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Outstanding stray light rejection performance of a triple-spectrometer system is demonstrated. Low-frequency Raman spectra of solid powder samples, including Stokes-AntiStokes Raman data, as low as 5 cm-? from the excitation line are presented.
Low-frequency Raman spectroscopy is an indispensable analytical tool in multiple areas of scientific research. Single-wall (1) and multiwall (2) carbon nanotubes exhibit radial breathing mode vibrations in the range 150–200 cm-1, which are used to characterize diameter distribution and overall quality of nanotubes as well as influence of external factors. Quality of semiconductor multilayered structures (superlattices) is assessed by observing folded acoustic modes in the range 0–100 cm-1 (3). The relaxation modes in liquids, binary mixtures, and solutions, in the range 0–400 cm-1, help to determine their dynamic structure (4).
While general-purpose Raman instruments incorporating a single-stage spectrograph and a notch filter to reject the laser line are sufficient for many applications, they have limitations for the aforementioned high-end research applications in terms of resolution and low-frequency data collection. With such systems, it is virtually impossible to collect Raman data at frequencies less than 50 cm-1 from the laser line, and their resolution limits the mount of structural information that can be determined over a wider wavelength range. In this article, we introduce a triple-spectrograph system that provides the capability to obtain low-frequency Raman data with extremely high resolution.
The experimental setup consisted of a triple-spectrograph system (TriVista 555 from Princeton Instruments/Acton, Trenton, New Jersey) with three stages of 500 mm focal length each and a triple spectrograph system (TriVista 557 from Princeton Instruments/Acton) with the first two stages of 500 mm and the third stage of 750 mm focal length. For the best stray light rejection, the system was used in subtractive mode where the first two stages were limiting the spectral bandpass and rejecting the excitation line, while the third stage was performing signal dispersion. The sample was excited by a 488- and 532-nm CW laser of 60–100 mW typical power. Ruled (900 g/mm) and holographic (1800, 2000, 2400 g/mm) gratings optimized for the visible range were used. Experiments were performed using back-illuminated CCD detectors (PIXIS:400B, SPEC-10:400B, and SPEC-10:2KB from Princeton Instruments/Acton) with different array configurations. The spectra were fully vertically binned to maximize the sensitivity. A 135° scattering scheme was used for all Raman measurements. Powder samples exhibiting low-frequency Raman modes; 99%+ molybdenum(VI) oxide (MoO3), 99.999% elementary sulfur (S) and 99% L-cystine ([-SCH2CH(NH2)CO2H]2) were used. All sample substances were obtained from Fisher Scientific, Pittsburgh, Pennsylvania.
Solid powder samples, such as molybdenum(VI) oxide (MoO3), sulfur (S), and L-cystine are known for heavy dissipation of the excitation laser beam and producing strong stray light detrimental for low-frequency Raman measurements. These samples were chosen to demonstrate the capabilities of the triple spectrometer system. Figure 1 shows a 0–1000 cm-1 spectrum of molybdenum(VI) oxide, which was taken with only 1-s integration time. Even with such a short integration time, the high-quality Raman spectrometer system obtained a signal-to-noise ratio (S/N) of about 30 in the low-frequency domain 80–200 cm-1 and an S/N in excess of 150 for the 800–850 cm-1 spectral region.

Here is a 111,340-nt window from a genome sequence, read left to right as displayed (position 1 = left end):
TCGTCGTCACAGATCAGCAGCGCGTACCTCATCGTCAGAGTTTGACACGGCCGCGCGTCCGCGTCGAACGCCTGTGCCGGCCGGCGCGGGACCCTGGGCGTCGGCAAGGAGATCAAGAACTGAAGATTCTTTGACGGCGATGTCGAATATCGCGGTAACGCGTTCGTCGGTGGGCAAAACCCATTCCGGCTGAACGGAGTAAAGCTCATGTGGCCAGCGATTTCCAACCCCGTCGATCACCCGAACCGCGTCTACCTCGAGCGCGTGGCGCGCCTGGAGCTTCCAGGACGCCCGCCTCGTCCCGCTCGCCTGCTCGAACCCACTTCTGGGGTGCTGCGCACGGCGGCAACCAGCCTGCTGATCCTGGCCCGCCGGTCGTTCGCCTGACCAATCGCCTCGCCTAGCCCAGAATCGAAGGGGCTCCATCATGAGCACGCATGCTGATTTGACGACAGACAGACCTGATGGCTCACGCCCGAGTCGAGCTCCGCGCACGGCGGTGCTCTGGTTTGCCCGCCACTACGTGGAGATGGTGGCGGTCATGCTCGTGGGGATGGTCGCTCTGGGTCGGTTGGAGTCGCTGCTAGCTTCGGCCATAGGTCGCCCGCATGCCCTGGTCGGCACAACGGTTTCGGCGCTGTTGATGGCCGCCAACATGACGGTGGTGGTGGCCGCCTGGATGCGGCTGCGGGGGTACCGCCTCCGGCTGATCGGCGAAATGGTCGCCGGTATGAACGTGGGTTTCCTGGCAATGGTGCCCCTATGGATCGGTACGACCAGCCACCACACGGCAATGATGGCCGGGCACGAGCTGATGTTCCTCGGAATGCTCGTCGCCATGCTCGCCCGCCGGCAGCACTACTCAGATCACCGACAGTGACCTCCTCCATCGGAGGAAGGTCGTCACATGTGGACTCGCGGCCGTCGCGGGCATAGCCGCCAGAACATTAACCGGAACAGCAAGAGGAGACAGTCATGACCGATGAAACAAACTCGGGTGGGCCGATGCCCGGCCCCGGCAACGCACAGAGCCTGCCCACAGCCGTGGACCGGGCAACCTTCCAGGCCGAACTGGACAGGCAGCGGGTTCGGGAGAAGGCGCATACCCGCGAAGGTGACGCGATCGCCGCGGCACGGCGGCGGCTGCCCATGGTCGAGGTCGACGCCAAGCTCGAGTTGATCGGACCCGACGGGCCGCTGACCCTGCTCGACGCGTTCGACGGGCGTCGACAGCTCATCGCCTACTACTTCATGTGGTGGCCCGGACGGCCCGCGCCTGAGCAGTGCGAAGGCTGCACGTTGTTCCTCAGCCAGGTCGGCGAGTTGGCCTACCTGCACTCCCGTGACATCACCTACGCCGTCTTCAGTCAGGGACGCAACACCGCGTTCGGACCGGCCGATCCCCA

A sulfur sample measured with extremely high resolution, over the narrow spectral range of 5–250 cm-1 in the low-frequency domain, is shown in Figure 2. With only 50 μs exposure time, it was possible to obtain a Raman signal with an S/N ratio over 10 and it is possible to distinguish the relevant spectral bands below 30 cm-1.
Finally, Figure 3 shows the Stokes-AntiStokes Raman data of L-Cystine in the low-frequency domain of -240 to +240 cm-1. The laser line was blocked by positioning the thin needle in the center of the intermediate slit between the first and the second stages. To preserve high-spectral resolution, a CCD detector of different format with almost half of the pixel size was used.
Even on solid powder samples, it was possible to obtain low-frequency Raman spectra including Stokes-AntiStokes Raman data with high S/N, as close as 5 cm-1 to the excitation line. This demonstrates the exceptional stray light rejection and excellent sensitivity that is possible with a triple spectrometer system.
Besides its primary usage as a Raman system in subtractive mode, the system used in this experiment also is capable of switching to additive mode, simply by changing software settings. In additive mode, the linear dispersion of all three stages is added, so that one can achieve a very high resolution and analyze individual peak shapes and other narrow spectral features.
This type of system also allows the first two stages to work as a double monochromator and the third stage as a single spectrograph, giving the ultimate experimental flexibility. In such a configuration, the system can be used for photoluminescence and fluorescence applications, where the double spectrograph acts as a tunable excitation source and the single spectrograph is used to disperse the emission signal.
(1) M.N. Iliev and A.P. Litvinchuk, Chem. Phys. Let. 316(3–4), 217–221 (2000).
(2) C.Y. Wang, C.Q. Ru, and A. Mioduchowski, J. Appl. Phys. 97, 024310 (2005).
(3) D.C. Houghton and D.J. Lockwood, J. of Crystal Growth 81(1–4), 434–439 (1987).
(4) Y. Amo, Y. Inadachi, and Y. Tominaga, J. Chem. Phys. 119(20), 10801–10805 (2003).
Reinhold Shäfer and Oliver Rohm are with S&I GMBH, Anröchte, Germany.
Dmitri Koulikov, Marc Neglia, and Antoinette O'Grady are with Princeton Instruments/Acton, Trenton, New Jersey.
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